Oil sands are a combination of sand, clay, water and bitumen, which is a sticky, black and highly viscous form of petroleum. Bitumen acts rather like cold molasses at room temperature and is generally too thick to be pumped without diluting or heating it first.
Oil sands can be found in many countries, but they’re most associated with
Canada, where bitumen deposits have been found in extremely large quantities. Of the world’s estimated total oil sands reserves (some 249.67 Gbbl), over 70% is thought to be in Alberta, Canada. More importantly, Canada is actively recovering oil from its oil sands, with upgraded and non-upgraded bitumen accounting for 62% of its total oil production in 2015.
Oil sands have only recently been considered as proven oil reserves, mostly thanks to improved extraction technology and higher oil prices, but bitumen has been used as far back as Palaeolithic times. The earliest known example use was about 40,000 years ago, based on Neanderthal stone tools that were found in sites in Syria with bitumen on them. It was also used by the Sumerians and Babylonians to waterproof boats and buildings.
Only a fraction of the extra-heavy oil or bitumen can be extracted with conventional oil well technology, so oil sands production generally focuses on surface mining or complex in-situ techniques. Canada’s Athabasca oil sands are currently the only major deposit suitable for surface mining. The development of Steam Assisted Gravity Drainage (SAGD) in the 1980s proved to be a big breakthrough for the industry. It’s suitability for a wide range of areas and economic feasibility meant that Canada’s proven oil reserves became the second largest in the world, although it is now number three since Venezuela also included its own oil sands reserves.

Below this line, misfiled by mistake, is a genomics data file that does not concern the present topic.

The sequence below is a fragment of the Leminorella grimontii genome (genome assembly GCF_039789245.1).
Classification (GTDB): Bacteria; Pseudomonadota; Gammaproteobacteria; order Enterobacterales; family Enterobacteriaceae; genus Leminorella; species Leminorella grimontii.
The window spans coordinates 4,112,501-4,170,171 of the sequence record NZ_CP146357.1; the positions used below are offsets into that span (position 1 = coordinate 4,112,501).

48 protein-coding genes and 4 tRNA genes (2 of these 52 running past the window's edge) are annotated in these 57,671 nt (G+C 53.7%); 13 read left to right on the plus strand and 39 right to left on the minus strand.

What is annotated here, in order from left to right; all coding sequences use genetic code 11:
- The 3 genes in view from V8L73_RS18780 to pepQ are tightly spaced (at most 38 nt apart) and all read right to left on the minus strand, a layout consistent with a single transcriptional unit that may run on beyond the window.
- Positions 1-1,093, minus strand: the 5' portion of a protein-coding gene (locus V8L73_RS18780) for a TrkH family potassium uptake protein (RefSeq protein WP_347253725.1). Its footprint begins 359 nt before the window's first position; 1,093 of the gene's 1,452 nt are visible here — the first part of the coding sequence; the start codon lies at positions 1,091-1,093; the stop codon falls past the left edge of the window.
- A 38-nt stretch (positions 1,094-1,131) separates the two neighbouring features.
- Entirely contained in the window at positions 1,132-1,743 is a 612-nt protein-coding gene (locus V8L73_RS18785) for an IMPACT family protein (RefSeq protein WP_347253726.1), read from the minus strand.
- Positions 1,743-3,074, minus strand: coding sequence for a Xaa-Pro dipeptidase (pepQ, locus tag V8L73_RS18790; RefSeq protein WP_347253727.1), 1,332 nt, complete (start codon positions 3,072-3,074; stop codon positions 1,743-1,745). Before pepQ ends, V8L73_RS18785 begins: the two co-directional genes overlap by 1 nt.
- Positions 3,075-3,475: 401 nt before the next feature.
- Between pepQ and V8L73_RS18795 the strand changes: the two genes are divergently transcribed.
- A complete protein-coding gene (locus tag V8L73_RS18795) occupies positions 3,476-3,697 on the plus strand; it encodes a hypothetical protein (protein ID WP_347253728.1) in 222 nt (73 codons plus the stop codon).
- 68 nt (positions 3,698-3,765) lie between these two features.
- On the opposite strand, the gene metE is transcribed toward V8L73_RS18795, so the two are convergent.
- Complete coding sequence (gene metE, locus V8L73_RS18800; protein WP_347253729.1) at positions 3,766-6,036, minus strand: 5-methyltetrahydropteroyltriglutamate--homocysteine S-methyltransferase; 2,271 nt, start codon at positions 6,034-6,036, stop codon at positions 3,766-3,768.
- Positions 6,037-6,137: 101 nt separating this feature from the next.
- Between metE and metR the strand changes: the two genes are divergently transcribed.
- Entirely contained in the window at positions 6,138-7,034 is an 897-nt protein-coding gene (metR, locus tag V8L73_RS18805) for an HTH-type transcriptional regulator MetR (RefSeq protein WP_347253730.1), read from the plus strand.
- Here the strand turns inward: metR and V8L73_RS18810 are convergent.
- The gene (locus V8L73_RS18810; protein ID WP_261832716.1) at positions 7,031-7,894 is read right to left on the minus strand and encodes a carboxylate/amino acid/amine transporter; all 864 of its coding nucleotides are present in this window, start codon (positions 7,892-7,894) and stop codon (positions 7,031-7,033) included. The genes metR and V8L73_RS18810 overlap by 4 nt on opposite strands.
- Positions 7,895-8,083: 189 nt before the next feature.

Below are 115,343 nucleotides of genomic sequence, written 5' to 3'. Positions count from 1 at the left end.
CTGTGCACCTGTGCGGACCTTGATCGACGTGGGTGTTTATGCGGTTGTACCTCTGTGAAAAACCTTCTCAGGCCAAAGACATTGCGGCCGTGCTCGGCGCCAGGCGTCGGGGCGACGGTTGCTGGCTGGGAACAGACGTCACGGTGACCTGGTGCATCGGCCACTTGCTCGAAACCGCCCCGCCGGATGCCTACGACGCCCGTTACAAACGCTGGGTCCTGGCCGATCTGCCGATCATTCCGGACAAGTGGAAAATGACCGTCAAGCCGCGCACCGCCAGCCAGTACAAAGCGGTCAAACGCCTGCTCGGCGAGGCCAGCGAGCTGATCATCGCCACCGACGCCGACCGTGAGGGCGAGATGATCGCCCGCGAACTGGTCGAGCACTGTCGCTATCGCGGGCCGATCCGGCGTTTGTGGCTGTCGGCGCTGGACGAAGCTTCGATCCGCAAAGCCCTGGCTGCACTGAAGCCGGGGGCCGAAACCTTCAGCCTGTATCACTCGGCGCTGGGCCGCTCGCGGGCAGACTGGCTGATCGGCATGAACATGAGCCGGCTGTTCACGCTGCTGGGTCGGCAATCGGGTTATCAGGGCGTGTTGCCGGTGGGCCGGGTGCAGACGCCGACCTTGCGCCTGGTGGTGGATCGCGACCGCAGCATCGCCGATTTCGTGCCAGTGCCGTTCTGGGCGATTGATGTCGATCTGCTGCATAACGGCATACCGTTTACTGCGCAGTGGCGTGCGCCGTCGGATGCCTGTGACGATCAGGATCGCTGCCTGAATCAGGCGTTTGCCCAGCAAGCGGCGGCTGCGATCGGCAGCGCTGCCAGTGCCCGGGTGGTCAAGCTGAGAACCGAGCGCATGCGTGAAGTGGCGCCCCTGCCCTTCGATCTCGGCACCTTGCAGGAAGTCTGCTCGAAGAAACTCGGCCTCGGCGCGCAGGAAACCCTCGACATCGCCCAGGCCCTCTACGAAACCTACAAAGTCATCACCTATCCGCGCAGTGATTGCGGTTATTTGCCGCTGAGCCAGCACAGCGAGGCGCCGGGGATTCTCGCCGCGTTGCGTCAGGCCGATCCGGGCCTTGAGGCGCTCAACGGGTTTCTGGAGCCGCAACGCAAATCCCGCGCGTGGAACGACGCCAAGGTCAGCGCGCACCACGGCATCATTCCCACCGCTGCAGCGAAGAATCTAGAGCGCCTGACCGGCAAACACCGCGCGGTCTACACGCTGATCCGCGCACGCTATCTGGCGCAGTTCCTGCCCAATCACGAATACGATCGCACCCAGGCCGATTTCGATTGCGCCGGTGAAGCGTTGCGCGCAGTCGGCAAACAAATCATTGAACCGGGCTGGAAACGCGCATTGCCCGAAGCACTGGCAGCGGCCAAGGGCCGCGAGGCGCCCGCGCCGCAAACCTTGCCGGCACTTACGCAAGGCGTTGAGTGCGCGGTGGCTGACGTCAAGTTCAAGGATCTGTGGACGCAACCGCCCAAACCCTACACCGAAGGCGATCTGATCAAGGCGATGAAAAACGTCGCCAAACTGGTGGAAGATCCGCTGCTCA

The technology to exploit oil sands continues to improve in terms of efficiency and reduced environmental impact. ExxonMobil, which also makes anti-wear hydraulic oils like Mobil DTE 25, and its Canadian affiliate Imperial Oil Limited are leading players in emerging technology for oil sands production. For example, their new Kearl operation employs advanced mining techniques and energy-saving cogeneration. It also produces diluted bitumen without the need for an upgrader, resulting in life-cycle greenhouse gas emissions that are equivalent to many oils refined in the United States.
While current oil prices may not favour oil sands production, Canada’s oils sands present a sizeable, secure energy resource to power North America’s economic growth in the coming decades.